The Holy Grail Part Three
With Wagner, Amfortas took the blame for everything as his failure to serve the Grail was his own fault and this failure led directly to calamities even, the death of his own father. Here we have an almost perfect work with not too many loop holes. The prayers of the brotherhood, combined with that of Amfortas led to a promise of a helper. This helper would be sent by God to help deliver Amfortas from his pains. Wagner’s works also suffers from this problem of always burdening Parsifal with some kind of guilt. Parsifal’s own guilt however (that of abandoning his mother) did not prevent him from asking the relevant questions as he asked the old knight Gurnemanz what the Grail was. The question however, was not important as it was not relevant to the king’s well being.
The king’s well-being depended on his being able to serve the Grail unblemished free from pain, from his wounds. Where Parsifal contributed to the death of Titurel and the development of the waste land was in his getting lost and not finding his way to the castle early enough. But he was not to blame for that as this was due to the curse of Kundry on him. Therefore, looked at critically Parsifal, even in Wagner’s play had no guilt as he was not really responsible for the death of Titurel. He lost his way not of his own accord but as a result of some measure of fate. He still had a burden of guilt on him however, as Wagner insinuated that he had left home against the will of his mother thereby continuing in the vein of Chrétien and Wolfram.
It could be assumed that Wagner still introduced this theme to make way for the scene between him and Kundry where she would attempt to use this against him in an attempt to break down his defences. But as mentioned above, Parsifal could not have been guilty of leaving against his mother’s will as he was given leave by her and even got some good advice from her. In Wagner’s work we see the direct effect of the Grail itself. In earlier works it had been indirect and depended on the healing powers it would have if the right questions were asked about it. Here the Grail itself was the central symbol with its hero Parsifal.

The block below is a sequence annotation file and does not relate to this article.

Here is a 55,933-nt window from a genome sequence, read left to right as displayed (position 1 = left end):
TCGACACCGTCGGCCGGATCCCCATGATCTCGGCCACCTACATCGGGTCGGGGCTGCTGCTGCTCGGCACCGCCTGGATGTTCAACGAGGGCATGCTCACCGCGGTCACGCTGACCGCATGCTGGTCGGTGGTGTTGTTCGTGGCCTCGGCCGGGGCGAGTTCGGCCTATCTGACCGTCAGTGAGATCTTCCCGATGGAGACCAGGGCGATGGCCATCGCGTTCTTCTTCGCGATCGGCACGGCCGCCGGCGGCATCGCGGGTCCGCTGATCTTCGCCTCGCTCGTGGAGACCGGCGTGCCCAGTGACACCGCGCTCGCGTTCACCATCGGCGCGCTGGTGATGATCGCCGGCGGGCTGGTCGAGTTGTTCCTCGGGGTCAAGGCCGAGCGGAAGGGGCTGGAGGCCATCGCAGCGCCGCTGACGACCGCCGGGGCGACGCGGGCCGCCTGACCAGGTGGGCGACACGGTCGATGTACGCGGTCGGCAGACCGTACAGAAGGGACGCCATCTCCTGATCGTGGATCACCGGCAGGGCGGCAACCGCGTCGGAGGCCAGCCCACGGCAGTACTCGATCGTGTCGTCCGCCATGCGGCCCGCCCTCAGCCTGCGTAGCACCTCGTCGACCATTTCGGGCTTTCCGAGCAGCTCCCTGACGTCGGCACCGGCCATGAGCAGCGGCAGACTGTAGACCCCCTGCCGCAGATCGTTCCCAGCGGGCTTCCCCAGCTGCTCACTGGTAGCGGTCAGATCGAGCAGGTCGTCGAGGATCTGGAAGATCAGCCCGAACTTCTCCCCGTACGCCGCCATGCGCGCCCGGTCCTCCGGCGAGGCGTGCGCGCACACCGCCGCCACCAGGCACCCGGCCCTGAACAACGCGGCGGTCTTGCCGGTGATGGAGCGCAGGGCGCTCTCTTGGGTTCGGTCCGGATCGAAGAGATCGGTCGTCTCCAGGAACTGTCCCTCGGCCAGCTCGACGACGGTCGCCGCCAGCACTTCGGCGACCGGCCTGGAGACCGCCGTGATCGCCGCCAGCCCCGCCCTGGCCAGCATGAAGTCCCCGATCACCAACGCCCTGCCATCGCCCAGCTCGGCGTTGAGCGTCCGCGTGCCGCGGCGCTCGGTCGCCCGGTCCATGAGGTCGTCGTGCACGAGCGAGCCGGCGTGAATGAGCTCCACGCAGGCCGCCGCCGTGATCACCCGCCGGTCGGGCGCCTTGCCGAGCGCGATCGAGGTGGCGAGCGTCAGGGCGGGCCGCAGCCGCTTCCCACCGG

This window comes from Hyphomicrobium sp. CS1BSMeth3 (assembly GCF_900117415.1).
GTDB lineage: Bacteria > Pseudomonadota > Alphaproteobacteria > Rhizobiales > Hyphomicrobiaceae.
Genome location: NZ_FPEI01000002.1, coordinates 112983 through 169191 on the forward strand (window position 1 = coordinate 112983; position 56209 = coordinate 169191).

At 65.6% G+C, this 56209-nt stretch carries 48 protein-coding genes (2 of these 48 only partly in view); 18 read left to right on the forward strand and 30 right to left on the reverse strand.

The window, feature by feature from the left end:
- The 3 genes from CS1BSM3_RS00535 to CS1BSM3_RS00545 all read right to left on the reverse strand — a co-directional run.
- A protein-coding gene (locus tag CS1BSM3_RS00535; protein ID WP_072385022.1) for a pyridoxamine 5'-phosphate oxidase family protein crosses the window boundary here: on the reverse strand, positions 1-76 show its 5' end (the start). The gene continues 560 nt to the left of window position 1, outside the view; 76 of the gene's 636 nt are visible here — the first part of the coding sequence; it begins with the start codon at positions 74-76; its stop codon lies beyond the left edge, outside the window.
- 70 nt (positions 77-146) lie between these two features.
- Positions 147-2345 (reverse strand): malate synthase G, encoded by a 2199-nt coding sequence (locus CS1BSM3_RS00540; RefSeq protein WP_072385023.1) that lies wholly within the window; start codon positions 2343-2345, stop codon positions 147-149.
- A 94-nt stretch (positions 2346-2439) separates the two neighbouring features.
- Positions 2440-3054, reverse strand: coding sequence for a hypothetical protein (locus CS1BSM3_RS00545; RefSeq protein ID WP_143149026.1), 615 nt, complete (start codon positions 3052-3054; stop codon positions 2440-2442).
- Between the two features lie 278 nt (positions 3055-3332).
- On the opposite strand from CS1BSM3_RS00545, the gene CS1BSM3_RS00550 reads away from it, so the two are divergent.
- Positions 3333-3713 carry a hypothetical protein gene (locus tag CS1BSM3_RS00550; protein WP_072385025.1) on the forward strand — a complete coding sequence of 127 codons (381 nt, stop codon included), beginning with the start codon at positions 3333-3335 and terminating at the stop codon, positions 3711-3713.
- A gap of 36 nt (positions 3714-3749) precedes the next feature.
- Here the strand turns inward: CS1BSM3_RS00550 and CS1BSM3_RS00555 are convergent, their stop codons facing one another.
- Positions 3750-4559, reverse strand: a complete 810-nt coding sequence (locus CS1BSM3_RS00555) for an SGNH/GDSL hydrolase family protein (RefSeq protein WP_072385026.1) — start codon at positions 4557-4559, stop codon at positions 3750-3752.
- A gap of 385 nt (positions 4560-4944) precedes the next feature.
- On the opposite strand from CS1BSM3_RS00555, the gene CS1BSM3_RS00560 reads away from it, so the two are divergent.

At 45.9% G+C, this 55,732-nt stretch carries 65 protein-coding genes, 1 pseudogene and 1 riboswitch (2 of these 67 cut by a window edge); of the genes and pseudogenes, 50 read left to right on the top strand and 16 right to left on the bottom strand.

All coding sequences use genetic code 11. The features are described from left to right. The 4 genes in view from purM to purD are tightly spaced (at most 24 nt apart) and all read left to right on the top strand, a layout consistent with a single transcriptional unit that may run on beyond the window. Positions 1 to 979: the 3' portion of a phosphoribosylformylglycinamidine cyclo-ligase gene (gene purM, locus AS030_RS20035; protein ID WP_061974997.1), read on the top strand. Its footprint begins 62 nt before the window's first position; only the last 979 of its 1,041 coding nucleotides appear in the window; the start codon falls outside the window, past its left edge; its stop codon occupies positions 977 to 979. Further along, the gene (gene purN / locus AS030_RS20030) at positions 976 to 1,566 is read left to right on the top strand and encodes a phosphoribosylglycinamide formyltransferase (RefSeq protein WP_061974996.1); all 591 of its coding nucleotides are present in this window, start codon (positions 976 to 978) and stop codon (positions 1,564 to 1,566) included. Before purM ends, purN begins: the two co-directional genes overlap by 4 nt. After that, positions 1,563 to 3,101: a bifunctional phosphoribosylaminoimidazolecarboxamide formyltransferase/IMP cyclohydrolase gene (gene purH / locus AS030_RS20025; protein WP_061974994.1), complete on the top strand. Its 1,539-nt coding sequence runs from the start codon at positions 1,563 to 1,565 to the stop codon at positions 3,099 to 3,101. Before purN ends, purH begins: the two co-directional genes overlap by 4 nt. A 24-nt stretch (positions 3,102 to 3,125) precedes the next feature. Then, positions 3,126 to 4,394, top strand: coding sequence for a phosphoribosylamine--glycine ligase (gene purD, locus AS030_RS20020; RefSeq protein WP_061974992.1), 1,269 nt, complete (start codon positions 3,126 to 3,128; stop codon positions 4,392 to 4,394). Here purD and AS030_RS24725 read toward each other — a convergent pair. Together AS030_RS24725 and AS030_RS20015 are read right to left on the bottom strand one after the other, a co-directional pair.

Its proper service had led to blessings undreamed-of but when its first guardian failed as a result of his own guilt we also saw the consequences of its direct neglect. The failure to uncover the Grail had disastrous consequences. These consequences has nothing to do with Parsifal as he had not caused the Grail not to be uncovered even though Wagner still tried to imply this in the delay Parsifal suffered when he lost his way although due to no fault of his. The healing of Amfortas depended not on questions about the Grail but according to Wagner through pity, through knowing. The healing of Amfortas and consequently the service of the Grail depended on the personal involvement of Parsifal.
It is difficult to understand what Wagner meant by those words just by reading or hearing them but as the play unfolded one was forced to conclude that Parsifal would have through his own experiences come to know what the problem with Amfortas was. He had to follow the same road as Amfortas did, he had to be exposed to the same temptations and through his own experiences realise what exactly had befallen the Grail kingdom. On kissing Kundry he shouted “Amfortas! The wound! The wound!” revealing that he had received the knowledge and as such the solution to all the problems. The Grail would never fail to release its blessings as long as there was somebody qualified to uncover it. Amfortas, in blind pain had at last defied everybody and refused utterly to serve the Grail because as long as he continued to look into the Grail he would never die thereby making his pain eternal. He therefore, by this refusal wished for death. He was ready to take everybody with him as the consequences of this refusal to uncover the Grail is a slow death for everybody as happened with his father.
Having won the holy spear back in a grievous battle with Kundry and Klingsor, Parsifal now set to look for Amfortas. The Grail, in Wagner’s work received one of the most beautiful treatments and was certainly a vessel of the greatest spiritual significance. The power that emanated from it led to the greatest reverence and worship as could be seen from the attitude of the knights. It was an independently radiating vessel whose light outshone the surrounding lights, a characteristic also mentioned in Chrétien’s work.